We Love Lucy – but is She Science or Art?
A microscopic image of our ancestor's thigh bone blurs the definitions of art and science.
Jeremy Hsu • August 15, 2007
The Hall of Human Origins at the American Museum of Natural History. [Credit: the American Museum of Natural History].
A well-dressed, elderly gentleman with a broad-brimmed hat wanted a picture with Lucy. He patiently posed beside the half-complete replica skeleton, then smiled and murmured a polite thank you as other visitors paused to look. More than thirty years after her discovery and 3.2 million years after she walked the Earth, the ancestral mother of humanity is in the spotlight at the American Museum of Natural History’s new Hall of Human Origins.
Less obvious to the hordes of visitors are the aqua blue-green whorls decorating the wall of the exhibition hall. Far from just decoration, they’re actually magnified, microscopic details of Lucy’s thighbone. The same image is also on display in Spain – as art. Viewers strolling through the Union Fenosa Museum of Contemporary Art in Coruna, Spain, see the Lucy image alongside other aesthetic takes on bone and hard tissue. The microscopic details of mutated fish scales and medieval human teeth resemble abstract paintings with colored dots and strata.
The Lucy image is the work of Tim Bromage, a paleoanthropologist at New York University. He is known among academic circles for discovering a 2.4 million year-old jaw in equatorial Africa, the oldest known example of the human genus that evolved from an ancestor such as Lucy. Now he’s pushing the boundaries of both science and art by using a uniquely designed microscope on an iconic figure from humanity’s past.
Bromage’s image is as informative as it is eye-catching. The high magnification photo reveals details of the collagen fibers that form the structure of Lucy’s leg bone. A sea of green shows fibers running perpendicular to the image; the light blue represents fibers running parallel. The patterns reveal how much mechanical stress the bone experienced – and whether that’s consistent with walking upright. But for museum visitors, the patterns might be indistinguishable from abstract art.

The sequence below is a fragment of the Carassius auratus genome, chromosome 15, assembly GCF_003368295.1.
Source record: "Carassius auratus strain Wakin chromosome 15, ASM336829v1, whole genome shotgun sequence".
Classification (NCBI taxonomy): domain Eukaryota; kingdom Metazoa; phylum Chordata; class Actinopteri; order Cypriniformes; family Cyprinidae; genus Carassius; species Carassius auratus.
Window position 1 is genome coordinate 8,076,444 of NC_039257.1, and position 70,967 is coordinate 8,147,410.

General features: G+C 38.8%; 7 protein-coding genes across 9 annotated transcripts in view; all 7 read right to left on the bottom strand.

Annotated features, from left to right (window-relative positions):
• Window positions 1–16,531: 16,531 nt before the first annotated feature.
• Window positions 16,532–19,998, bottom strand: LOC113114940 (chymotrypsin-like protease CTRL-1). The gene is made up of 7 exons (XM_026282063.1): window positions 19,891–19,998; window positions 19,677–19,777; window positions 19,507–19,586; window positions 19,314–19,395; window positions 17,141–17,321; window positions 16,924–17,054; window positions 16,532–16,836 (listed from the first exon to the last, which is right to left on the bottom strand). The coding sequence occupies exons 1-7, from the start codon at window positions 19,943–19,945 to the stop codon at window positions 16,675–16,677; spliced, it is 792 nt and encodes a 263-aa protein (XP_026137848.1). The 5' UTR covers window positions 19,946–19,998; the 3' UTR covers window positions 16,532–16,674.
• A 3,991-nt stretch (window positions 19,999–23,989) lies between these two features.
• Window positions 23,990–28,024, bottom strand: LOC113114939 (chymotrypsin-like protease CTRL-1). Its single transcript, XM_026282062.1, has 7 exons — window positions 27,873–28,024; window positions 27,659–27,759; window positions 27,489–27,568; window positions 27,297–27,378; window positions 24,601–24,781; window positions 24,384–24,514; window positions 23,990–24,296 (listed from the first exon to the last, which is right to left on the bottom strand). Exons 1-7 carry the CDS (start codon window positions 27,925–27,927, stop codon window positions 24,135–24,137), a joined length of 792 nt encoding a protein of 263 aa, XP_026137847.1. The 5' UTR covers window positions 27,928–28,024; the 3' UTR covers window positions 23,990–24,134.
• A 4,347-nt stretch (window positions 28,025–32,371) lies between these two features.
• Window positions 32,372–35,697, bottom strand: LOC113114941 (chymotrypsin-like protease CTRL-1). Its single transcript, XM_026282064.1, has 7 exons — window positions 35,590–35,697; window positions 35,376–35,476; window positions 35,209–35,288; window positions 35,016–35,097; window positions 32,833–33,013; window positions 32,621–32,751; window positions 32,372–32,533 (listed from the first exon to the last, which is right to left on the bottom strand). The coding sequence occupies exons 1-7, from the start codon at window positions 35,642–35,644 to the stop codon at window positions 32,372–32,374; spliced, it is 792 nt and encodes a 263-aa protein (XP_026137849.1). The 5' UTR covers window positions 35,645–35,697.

“Some days I say that I’m a scientist, other days I’m an artist,” mused Bromage. He is soft-spoken as he leans back in his chair behind a specimen-cluttered desk, but his words convey deep convictions about everything from the state of science funding to current perceptions of art.
Bromage said he wanted his work to reflect an “artist’s eye” that goes beyond the task-minded achievements of a technician digging for fossils in the field, preparing specimens or imaging them under microscopes.
He spends long hours wielding circular diamond saws and polishing machines to prepare specimens for microscope imaging. Bone samples must be just micrometers thin for microscopy to work. It’s the type of painstaking work that someone must love to do.
“Every specimen you hold in your hand has to be the most important in the world, in order to do world class research,” explained Bromage. “Nothing is routine.”
Bromage uses his microscopes to look at anything that “walks, crawls, swims, flies, or skedaddles.” Researchers send him samples including human teeth from Haiti and sheep jaws from Colorado. A new preparation lab has even more specimens awaiting their turn to be analyzed: a slab of coral from Australia, the skeletons of rats involved in nicotine experiments during the 1970s, the remains of mutant hamsters.
But Lucy’s bones are so rare that scientists dare not slice off thin sections of the fossil. Instead, they use powerful confocal microscopes to illuminate details beneath the surface without damaging the fossil’s bone, like a flashlight shining through a person’s hand.